Wouldn't it be a hoot to find out the DNA molecule is laced with molecular "transistors", boolean logic, and intrinsic memory! This might only be an engineering problem using the above tools, except that no one has asked these questions before.

How about we redirect ourselves at this juncture. Obviously, it is a lucky thing that only a few molecules around us self-replicate. We could make a movie! Attack of the self-replicating Toshiba printers!It seems to be a good place to start asking specific questions about what phenomena control gene operation and exactly how/when/why, what genes/interim sequences/etc. are needed by the minimum self-replicating molecule, what additional genes code for protein coats... Post 19 from Quetzal seems to indicate there is a minimum number of base pairs needed for a "smart" self-replicating molecule. "Smart" might be a bad word (like "spin" for the electron), but you know what I mean.

This message is a reply to:
 Message 18 by singularity, posted 08-08-2002 5:27 AM singularity has responded

Replies to this message:
 Message 22 by singularity, posted 08-11-2002 4:25 AM axial soliton has responded

axial soliton
Inactive Member

Message 25 of 25 (15337)
08-13-2002 2:16 AM
Reply to: Message 22 by singularity
08-11-2002 4:25 AM

Let me diverge for a moment and offer some comments and questions on the early life article you posted.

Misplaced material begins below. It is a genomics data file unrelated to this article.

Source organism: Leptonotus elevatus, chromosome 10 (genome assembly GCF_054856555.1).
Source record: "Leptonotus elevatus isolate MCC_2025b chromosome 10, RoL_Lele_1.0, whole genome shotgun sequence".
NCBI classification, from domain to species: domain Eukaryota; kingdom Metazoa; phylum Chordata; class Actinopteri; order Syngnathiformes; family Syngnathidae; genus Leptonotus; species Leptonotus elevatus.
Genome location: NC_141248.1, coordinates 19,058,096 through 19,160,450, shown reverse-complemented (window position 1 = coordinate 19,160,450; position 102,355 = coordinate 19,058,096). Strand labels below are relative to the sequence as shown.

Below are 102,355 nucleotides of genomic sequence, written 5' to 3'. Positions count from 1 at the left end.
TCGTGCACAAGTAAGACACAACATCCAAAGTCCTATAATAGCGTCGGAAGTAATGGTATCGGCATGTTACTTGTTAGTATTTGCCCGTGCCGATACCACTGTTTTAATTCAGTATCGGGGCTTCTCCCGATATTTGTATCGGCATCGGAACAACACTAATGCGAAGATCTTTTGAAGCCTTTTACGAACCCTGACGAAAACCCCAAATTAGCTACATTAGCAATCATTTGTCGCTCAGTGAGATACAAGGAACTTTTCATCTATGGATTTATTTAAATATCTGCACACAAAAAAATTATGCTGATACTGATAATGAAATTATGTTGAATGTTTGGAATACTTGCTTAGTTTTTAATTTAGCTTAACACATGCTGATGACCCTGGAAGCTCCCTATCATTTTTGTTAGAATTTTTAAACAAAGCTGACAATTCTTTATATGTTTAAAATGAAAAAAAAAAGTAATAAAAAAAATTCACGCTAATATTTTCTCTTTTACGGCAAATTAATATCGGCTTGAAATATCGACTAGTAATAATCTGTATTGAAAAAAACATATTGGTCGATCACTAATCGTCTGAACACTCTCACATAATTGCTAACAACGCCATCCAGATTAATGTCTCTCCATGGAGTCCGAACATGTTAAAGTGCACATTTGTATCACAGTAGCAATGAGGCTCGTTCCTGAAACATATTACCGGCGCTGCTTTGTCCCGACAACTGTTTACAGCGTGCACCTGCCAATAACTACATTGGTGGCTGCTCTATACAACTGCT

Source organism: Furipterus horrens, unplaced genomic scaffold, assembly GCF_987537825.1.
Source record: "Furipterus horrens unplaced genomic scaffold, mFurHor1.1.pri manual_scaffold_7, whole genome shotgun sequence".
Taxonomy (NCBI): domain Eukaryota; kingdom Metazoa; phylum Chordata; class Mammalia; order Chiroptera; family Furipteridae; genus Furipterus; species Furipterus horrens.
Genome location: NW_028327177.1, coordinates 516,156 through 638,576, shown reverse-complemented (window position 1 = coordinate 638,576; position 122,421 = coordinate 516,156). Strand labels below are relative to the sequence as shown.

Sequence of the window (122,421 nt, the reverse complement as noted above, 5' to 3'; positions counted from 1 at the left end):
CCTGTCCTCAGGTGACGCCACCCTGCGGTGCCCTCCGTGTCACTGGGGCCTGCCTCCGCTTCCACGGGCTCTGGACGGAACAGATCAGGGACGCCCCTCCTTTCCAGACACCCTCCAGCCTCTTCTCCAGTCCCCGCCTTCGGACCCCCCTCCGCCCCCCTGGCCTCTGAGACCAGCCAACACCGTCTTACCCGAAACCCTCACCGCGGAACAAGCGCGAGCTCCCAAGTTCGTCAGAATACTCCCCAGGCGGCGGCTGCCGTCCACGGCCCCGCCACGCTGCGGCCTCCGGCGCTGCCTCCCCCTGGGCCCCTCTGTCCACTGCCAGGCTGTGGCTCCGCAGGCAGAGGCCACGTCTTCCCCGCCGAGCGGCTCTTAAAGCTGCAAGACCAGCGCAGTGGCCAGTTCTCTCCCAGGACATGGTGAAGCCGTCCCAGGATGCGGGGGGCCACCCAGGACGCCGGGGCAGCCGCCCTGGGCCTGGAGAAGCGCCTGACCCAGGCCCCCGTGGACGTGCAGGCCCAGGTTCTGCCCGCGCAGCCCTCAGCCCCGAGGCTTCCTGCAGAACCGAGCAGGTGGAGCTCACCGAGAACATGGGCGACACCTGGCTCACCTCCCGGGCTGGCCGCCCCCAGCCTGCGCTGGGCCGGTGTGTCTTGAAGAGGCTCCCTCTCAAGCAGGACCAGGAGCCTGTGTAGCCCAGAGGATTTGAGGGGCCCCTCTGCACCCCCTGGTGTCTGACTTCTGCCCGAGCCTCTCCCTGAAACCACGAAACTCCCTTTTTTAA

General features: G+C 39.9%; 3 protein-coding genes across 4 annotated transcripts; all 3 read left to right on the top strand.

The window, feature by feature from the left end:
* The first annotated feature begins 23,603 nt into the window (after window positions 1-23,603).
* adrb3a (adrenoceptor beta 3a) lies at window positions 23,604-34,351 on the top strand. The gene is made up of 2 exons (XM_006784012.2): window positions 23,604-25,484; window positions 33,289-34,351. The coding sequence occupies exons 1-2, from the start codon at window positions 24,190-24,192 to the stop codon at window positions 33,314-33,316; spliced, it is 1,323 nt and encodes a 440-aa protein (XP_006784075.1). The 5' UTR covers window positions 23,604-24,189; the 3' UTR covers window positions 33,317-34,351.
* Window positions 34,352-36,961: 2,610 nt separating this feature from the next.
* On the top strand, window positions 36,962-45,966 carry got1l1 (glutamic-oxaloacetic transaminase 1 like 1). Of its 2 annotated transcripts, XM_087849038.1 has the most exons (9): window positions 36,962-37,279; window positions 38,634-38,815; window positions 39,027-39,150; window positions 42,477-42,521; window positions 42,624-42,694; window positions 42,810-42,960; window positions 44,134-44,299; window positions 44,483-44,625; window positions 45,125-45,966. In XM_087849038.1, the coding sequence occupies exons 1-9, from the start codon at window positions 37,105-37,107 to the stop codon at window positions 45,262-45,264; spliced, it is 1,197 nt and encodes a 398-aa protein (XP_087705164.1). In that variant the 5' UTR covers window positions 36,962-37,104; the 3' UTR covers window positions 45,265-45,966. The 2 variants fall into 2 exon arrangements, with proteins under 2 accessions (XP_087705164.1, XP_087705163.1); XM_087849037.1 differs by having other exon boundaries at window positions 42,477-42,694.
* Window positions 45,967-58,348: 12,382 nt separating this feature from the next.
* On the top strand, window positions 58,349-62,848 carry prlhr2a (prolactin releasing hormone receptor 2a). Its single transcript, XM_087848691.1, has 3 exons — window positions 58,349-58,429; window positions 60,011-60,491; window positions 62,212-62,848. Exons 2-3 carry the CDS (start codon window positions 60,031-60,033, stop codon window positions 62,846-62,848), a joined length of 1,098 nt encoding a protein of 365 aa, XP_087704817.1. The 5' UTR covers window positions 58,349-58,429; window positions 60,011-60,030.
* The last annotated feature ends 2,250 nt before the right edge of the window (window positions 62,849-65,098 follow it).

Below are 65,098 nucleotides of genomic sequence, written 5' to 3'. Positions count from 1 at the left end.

3rd and 4th paragraph. Though the mix of gasses around early Earth may have been different than the 1953 experiment, the young Earth mix then was not homogenous. There is the good possibility that a very similar mix was located somewhere, possibly at a thermal vent. Certainly there was more ambient energy then than now, and it too was not homogenous. It seems to me that the generation of the self-replicating molecules could have happened in countless pockets over time on the young Earth until a few of the pockets endured. Let's think of the next step as a probability density, psi^2. It means we don't exactly know which pockets, what time, or how long, but a simulation predicts a region (envelope) of probability for existence of the molecules and their species. Hope this makes sense to all. If so, then the next step is the equivalent of quantum tunneling. Part of the probability function is outside the box, so to speak. This means part of the self-replicating molecules self-replicate themselves into a new type of existence. This new existence could be a local environment changed by hordes of self-replicating molecules, better molecules, competing molecules, cooperating molecules and biological food molecules. By probability, an electron passes through a charge gradient that its initial parameters would have disallowed. In reality, there was a confluence of momentum/energy at the instant the electron was in the correct position in space to couple with it and, bang. The same could be true if these self-replicating molecules are thought of as a thermodynamic system. These self-starters may have self-started in thousands, millions, or trillions of pockets.